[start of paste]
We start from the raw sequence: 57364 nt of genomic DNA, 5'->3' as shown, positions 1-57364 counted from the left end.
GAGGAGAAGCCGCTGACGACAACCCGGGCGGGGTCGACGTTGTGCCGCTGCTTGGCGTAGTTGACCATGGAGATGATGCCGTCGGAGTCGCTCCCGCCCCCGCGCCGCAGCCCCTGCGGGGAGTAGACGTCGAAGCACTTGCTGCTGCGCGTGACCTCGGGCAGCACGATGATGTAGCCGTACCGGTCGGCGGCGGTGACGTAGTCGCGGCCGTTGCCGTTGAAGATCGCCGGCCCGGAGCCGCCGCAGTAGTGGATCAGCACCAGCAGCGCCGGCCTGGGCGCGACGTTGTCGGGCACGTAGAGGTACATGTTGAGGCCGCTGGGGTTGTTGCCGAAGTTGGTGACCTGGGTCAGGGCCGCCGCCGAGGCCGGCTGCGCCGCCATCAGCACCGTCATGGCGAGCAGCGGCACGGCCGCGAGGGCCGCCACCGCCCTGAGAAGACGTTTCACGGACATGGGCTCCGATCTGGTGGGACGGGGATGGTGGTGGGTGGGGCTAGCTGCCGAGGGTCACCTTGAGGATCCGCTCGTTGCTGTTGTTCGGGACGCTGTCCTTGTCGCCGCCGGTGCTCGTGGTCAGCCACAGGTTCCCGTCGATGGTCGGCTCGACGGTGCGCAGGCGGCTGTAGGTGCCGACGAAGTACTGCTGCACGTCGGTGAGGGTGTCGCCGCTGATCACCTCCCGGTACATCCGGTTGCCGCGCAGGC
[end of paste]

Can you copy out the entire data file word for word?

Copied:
We start from the raw sequence: 57364 nt of genomic DNA, 5'->3' as shown, positions 1-57364 counted from the left end.
GAGGAGAAGCCGCTGACGACAACCCGGGCGGGGTCGACGTTGTGCCGCTGCTTGGCGTAGTTGACCATGGAGATGATGCCGTCGGAGTCGCTCCCGCCCCCGCGCCGCAGCCCCTGCGGGGAGTAGACGTCGAAGCACTTGCTGCTGCGCGTGACCTCGGGCAGCACGATGATGTAGCCGTACCGGTCGGCGGCGGTGACGTAGTCGCGGCCGTTGCCGTTGAAGATCGCCGGCCCGGAGCCGCCGCAGTAGTGGATCAGCACCAGCAGCGCCGGCCTGGGCGCGACGTTGTCGGGCACGTAGAGGTACATGTTGAGGCCGCTGGGGTTGTTGCCGAAGTTGGTGACCTGGGTCAGGGCCGCCGCCGAGGCCGGCTGCGCCGCCATCAGCACCGTCATGGCGAGCAGCGGCACGGCCGCGAGGGCCGCCACCGCCCTGAGAAGACGTTTCACGGACATGGGCTCCGATCTGGTGGGACGGGGATGGTGGTGGGTGGGGCTAGCTGCCGAGGGTCACCTTGAGGATCCGCTCGTTGCTGTTGTTCGGGACGCTGTCCTTGTCGCCGCCGGTGCTCGTGGTCAGCCACAGGTTCCCGTCGATGGTCGGCTCGACGGTGCGCAGGCGGCTGTAGGTGCCGACGAAGTACTGCTGCACGTCGGTGAGGGTGTCGCCGCTGATCACCTCCCGGTACATCCGGTTGCCGCGCAGGC